Lorraine Dusky’s post
“Who serves ‘Adoptees’ Best Interests’?”
spurred me to write this in response:
When my adoptive parents “got me” in 1956, my natural father told them that my mother died less than a month previously from uterine cancer. Because of this, as a teenager, I had twice yearly PAP tests, looking for uterine cancer.
I was reunited with my father and siblings and extended family (natural mother’s family) in 1974. No one talked about health issues. They were too busy comparing me to the others as to who I looked like, who I sounded like. Meanwhile, my father handed me my mother’s death certificate. Cause of death: cancer of the kidney.
My grieving father had given the wrong cause of death to my adoptive parents (I do not blame him in any way – he had just lost his wife of ten years and the mother of their five children). They (my adoptive parents) in turn, gave me the wrong information. I, in turn, had been tested for the wrong medical problem.
In college in the 70s, I developed very frequent bladder and kidney infections. I asked my gynecologist if it was possible that these were indications of cancer. That is why we petitioned the hospital for my mother’s records, and mine, at my birth and during the three months prior to her death. To my relief, no, my bladder and kidney problems were due to stress and not inherited tendency to cancer.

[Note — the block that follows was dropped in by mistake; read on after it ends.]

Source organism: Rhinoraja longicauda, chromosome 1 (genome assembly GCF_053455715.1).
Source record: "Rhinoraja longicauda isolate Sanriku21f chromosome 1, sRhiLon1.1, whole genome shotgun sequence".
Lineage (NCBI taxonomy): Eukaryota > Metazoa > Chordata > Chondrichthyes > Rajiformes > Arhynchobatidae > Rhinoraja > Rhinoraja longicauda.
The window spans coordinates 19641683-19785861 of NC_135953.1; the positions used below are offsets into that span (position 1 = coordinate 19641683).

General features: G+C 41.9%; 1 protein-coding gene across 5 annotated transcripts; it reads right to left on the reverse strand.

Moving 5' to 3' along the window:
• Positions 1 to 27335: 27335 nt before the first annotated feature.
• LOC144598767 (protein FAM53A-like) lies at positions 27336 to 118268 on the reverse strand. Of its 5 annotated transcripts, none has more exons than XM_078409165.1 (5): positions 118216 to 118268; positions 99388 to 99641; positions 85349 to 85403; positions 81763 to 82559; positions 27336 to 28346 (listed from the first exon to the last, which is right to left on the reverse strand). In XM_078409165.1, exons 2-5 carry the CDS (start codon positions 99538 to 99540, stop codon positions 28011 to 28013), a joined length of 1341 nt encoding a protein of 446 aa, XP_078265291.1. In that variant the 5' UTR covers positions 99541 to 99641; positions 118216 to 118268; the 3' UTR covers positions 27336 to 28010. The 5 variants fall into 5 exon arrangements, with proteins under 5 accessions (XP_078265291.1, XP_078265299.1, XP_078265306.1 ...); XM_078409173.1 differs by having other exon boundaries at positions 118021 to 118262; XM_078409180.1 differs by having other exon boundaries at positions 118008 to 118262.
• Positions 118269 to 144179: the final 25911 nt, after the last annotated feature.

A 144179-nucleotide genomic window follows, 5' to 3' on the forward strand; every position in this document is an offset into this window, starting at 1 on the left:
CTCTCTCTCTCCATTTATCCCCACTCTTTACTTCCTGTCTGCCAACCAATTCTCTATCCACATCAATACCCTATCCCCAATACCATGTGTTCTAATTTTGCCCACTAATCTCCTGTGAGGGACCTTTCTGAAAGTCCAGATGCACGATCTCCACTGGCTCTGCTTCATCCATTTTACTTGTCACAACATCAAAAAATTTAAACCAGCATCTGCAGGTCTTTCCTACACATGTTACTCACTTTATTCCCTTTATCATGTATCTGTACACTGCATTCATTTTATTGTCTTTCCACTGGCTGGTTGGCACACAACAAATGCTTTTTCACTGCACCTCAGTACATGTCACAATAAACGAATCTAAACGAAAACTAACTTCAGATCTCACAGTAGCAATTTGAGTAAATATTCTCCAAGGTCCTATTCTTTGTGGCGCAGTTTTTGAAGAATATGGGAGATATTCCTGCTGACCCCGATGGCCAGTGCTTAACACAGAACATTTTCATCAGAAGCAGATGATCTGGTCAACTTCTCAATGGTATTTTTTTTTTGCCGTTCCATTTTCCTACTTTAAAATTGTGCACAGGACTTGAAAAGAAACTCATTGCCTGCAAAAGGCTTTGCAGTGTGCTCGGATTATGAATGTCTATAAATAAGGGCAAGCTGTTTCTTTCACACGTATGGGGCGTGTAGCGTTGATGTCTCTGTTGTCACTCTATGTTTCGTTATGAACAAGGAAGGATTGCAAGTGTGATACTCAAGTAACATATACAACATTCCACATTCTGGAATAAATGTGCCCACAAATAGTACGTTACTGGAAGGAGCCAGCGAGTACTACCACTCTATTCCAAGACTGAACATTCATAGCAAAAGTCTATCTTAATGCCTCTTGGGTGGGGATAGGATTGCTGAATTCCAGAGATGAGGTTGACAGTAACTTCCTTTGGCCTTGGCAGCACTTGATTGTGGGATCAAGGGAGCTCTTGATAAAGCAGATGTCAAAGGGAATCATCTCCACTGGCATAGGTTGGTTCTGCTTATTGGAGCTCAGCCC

My full blood siblings, however, drilled it into me that I “did not have my facts straight”. They told me off, saying that Mom died of cancer of the uterus and that I was lying. Apparently, our grieving father had told them that our mother died of uterine cancer.
Apparently he had never given them our mother’s death certificate.
Additionally, the judge who presided over my adoption never bothered to ask my father for my mother’s death certificate. This was in 1956, a time when society believed that babies were “blank slates”. Environment meant more than biology.
My father was not required to fill out medical history forms during the months before my adoption became final. Nothing was mentioned about his medical history, nor of his parents, cousins, aunts and uncles. My father was not required to provide any medical history of his deceased wife’s family. My father finally told me in 2003 what his parents died of a few years after he relinquished me. His father had gangrene in his leg. His mother died of colon cancer.
Health care is vital. We adoptees need to know the truth.